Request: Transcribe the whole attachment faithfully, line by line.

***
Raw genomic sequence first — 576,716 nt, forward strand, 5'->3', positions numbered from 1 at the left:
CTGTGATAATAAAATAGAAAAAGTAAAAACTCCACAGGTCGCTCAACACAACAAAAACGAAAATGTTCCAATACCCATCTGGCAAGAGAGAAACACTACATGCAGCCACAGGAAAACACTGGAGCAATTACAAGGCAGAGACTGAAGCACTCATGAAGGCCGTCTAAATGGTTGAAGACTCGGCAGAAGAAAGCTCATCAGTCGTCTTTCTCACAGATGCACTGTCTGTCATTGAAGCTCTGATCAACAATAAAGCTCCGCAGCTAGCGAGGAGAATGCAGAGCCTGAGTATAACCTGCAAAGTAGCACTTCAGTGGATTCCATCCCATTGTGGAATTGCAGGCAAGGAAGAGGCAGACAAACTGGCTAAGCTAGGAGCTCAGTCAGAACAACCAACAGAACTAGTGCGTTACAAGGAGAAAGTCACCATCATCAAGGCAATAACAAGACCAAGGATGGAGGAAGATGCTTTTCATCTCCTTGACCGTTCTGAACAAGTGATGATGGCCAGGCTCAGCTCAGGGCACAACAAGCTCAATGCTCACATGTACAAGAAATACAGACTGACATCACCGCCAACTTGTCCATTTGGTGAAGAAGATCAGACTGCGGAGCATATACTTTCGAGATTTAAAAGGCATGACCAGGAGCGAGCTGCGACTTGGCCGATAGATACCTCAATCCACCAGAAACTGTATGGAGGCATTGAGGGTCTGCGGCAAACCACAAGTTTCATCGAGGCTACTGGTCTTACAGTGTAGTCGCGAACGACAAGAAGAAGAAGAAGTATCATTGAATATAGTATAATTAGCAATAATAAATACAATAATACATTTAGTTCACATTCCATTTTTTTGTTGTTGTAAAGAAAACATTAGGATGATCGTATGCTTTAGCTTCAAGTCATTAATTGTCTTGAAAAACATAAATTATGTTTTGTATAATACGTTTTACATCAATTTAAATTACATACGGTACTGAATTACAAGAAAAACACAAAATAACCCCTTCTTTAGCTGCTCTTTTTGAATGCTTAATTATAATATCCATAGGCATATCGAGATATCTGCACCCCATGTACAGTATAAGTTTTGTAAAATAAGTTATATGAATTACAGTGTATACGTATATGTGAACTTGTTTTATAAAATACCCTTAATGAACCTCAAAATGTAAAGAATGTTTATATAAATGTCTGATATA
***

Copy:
Raw genomic sequence first — 576,716 nt, forward strand, 5'->3', positions numbered from 1 at the left:
CTGTGATAATAAAATAGAAAAAGTAAAAACTCCACAGGTCGCTCAACACAACAAAAACGAAAATGTTCCAATACCCATCTGGCAAGAGAGAAACACTACATGCAGCCACAGGAAAACACTGGAGCAATTACAAGGCAGAGACTGAAGCACTCATGAAGGCCGTCTAAATGGTTGAAGACTCGGCAGAAGAAAGCTCATCAGTCGTCTTTCTCACAGATGCACTGTCTGTCATTGAAGCTCTGATCAACAATAAAGCTCCGCAGCTAGCGAGGAGAATGCAGAGCCTGAGTATAACCTGCAAAGTAGCACTTCAGTGGATTCCATCCCATTGTGGAATTGCAGGCAAGGAAGAGGCAGACAAACTGGCTAAGCTAGGAGCTCAGTCAGAACAACCAACAGAACTAGTGCGTTACAAGGAGAAAGTCACCATCATCAAGGCAATAACAAGACCAAGGATGGAGGAAGATGCTTTTCATCTCCTTGACCGTTCTGAACAAGTGATGATGGCCAGGCTCAGCTCAGGGCACAACAAGCTCAATGCTCACATGTACAAGAAATACAGACTGACATCACCGCCAACTTGTCCATTTGGTGAAGAAGATCAGACTGCGGAGCATATACTTTCGAGATTTAAAAGGCATGACCAGGAGCGAGCTGCGACTTGGCCGATAGATACCTCAATCCACCAGAAACTGTATGGAGGCATTGAGGGTCTGCGGCAAACCACAAGTTTCATCGAGGCTACTGGTCTTACAGTGTAGTCGCGAACGACAAGAAGAAGAAGAAGTATCATTGAATATAGTATAATTAGCAATAATAAATACAATAATACATTTAGTTCACATTCCATTTTTTTGTTGTTGTAAAGAAAACATTAGGATGATCGTATGCTTTAGCTTCAAGTCATTAATTGTCTTGAAAAACATAAATTATGTTTTGTATAATACGTTTTACATCAATTTAAATTACATACGGTACTGAATTACAAGAAAAACACAAAATAACCCCTTCTTTAGCTGCTCTTTTTGAATGCTTAATTATAATATCCATAGGCATATCGAGATATCTGCACCCCATGTACAGTATAAGTTTTGTAAAATAAGTTATATGAATTACAGTGTATACGTATATGTGAACTTGTTTTATAAAATACCCTTAATGAACCTCAAAATGTAAAGAATGTTTATATAAATGTCTGATATA